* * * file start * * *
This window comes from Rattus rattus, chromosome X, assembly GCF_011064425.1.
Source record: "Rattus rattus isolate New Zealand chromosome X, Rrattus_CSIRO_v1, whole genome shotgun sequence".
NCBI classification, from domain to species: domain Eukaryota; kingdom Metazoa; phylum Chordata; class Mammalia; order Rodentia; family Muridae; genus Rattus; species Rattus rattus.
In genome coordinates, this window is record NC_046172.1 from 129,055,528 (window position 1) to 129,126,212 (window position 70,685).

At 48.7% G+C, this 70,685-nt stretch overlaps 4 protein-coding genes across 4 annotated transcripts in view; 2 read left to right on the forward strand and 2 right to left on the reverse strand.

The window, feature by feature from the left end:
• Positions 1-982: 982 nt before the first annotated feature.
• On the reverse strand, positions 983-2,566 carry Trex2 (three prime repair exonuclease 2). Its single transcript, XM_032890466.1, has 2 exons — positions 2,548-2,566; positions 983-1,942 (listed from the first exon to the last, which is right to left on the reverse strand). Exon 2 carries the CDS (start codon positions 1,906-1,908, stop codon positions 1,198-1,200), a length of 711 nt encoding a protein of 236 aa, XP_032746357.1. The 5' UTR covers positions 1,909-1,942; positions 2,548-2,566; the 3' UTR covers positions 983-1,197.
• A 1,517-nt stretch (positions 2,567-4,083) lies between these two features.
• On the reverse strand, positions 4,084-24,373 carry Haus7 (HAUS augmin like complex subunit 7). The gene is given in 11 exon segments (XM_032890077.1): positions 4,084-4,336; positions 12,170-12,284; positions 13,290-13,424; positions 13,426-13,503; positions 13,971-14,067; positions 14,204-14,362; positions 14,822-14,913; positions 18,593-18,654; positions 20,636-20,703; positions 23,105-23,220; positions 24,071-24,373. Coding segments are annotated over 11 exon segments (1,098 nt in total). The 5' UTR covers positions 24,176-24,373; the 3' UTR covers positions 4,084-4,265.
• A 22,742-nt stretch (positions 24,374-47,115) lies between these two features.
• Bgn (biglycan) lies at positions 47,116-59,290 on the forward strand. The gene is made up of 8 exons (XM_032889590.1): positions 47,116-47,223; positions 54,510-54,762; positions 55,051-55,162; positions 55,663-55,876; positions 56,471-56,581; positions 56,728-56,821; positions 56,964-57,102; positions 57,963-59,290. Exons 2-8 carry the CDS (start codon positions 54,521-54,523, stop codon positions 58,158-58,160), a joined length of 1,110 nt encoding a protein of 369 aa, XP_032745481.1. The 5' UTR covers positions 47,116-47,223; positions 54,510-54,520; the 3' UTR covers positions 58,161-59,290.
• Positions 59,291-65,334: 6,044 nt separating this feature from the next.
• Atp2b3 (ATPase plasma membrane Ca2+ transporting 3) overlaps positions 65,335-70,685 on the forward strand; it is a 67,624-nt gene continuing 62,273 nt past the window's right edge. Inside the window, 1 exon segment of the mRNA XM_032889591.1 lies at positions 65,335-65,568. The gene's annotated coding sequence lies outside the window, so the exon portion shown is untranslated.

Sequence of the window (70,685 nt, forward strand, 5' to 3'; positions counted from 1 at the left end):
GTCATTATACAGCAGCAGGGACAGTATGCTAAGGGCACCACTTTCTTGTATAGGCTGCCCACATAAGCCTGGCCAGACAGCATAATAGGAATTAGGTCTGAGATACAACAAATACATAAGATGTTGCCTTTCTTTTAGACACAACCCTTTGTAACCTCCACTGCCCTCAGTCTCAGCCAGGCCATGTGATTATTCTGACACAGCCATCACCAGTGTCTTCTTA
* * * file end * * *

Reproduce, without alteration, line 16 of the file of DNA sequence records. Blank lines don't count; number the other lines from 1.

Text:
GTCATTATACAGCAGCAGGGACAGTATGCTAAGGGCACCACTTTCTTGTATAGGCTGCCCACATAAGCCTGGCCAGACAGCATAATAGGAATTAGGTCTGAGATACAACAAATACATAAGATGTTGCCTTTCTTTTAGACACAACCCTTTGTAACCTCCACTGCCCTCAGTCTCAGCCAGGCCATGTGATTATTCTGACACAGCCATCACCAGTGTCTTCTTA